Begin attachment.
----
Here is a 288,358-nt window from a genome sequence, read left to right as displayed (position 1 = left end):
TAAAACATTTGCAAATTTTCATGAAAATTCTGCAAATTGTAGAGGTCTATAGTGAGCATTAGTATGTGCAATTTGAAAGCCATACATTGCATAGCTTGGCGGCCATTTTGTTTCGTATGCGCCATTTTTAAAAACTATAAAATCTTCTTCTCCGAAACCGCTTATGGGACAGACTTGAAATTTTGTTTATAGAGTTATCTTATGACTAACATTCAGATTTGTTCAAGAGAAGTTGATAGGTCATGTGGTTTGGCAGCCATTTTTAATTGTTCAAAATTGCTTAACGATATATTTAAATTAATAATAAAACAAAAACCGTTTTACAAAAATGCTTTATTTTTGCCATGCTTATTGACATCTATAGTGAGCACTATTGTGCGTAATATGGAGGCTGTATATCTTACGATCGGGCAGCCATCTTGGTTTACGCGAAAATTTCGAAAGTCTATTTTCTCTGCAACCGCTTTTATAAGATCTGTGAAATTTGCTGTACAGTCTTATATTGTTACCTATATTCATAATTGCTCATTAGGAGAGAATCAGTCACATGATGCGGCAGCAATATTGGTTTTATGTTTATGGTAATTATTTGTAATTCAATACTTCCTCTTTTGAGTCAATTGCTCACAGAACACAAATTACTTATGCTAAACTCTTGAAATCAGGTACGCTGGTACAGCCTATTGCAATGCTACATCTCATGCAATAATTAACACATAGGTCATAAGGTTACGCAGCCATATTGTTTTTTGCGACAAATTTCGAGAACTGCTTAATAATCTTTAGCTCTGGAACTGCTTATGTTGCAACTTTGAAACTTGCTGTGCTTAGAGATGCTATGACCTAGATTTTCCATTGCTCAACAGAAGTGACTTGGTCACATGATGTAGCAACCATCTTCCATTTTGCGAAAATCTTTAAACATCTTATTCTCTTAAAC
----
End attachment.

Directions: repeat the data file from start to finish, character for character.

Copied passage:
Here is a 288,358-nt window from a genome sequence, read left to right as displayed (position 1 = left end):
TAAAACATTTGCAAATTTTCATGAAAATTCTGCAAATTGTAGAGGTCTATAGTGAGCATTAGTATGTGCAATTTGAAAGCCATACATTGCATAGCTTGGCGGCCATTTTGTTTCGTATGCGCCATTTTTAAAAACTATAAAATCTTCTTCTCCGAAACCGCTTATGGGACAGACTTGAAATTTTGTTTATAGAGTTATCTTATGACTAACATTCAGATTTGTTCAAGAGAAGTTGATAGGTCATGTGGTTTGGCAGCCATTTTTAATTGTTCAAAATTGCTTAACGATATATTTAAATTAATAATAAAACAAAAACCGTTTTACAAAAATGCTTTATTTTTGCCATGCTTATTGACATCTATAGTGAGCACTATTGTGCGTAATATGGAGGCTGTATATCTTACGATCGGGCAGCCATCTTGGTTTACGCGAAAATTTCGAAAGTCTATTTTCTCTGCAACCGCTTTTATAAGATCTGTGAAATTTGCTGTACAGTCTTATATTGTTACCTATATTCATAATTGCTCATTAGGAGAGAATCAGTCACATGATGCGGCAGCAATATTGGTTTTATGTTTATGGTAATTATTTGTAATTCAATACTTCCTCTTTTGAGTCAATTGCTCACAGAACACAAATTACTTATGCTAAACTCTTGAAATCAGGTACGCTGGTACAGCCTATTGCAATGCTACATCTCATGCAATAATTAACACATAGGTCATAAGGTTACGCAGCCATATTGTTTTTTGCGACAAATTTCGAGAACTGCTTAATAATCTTTAGCTCTGGAACTGCTTATGTTGCAACTTTGAAACTTGCTGTGCTTAGAGATGCTATGACCTAGATTTTCCATTGCTCAACAGAAGTGACTTGGTCACATGATGTAGCAACCATCTTCCATTTTGCGAAAATCTTTAAACATCTTATTCTCTTAAAC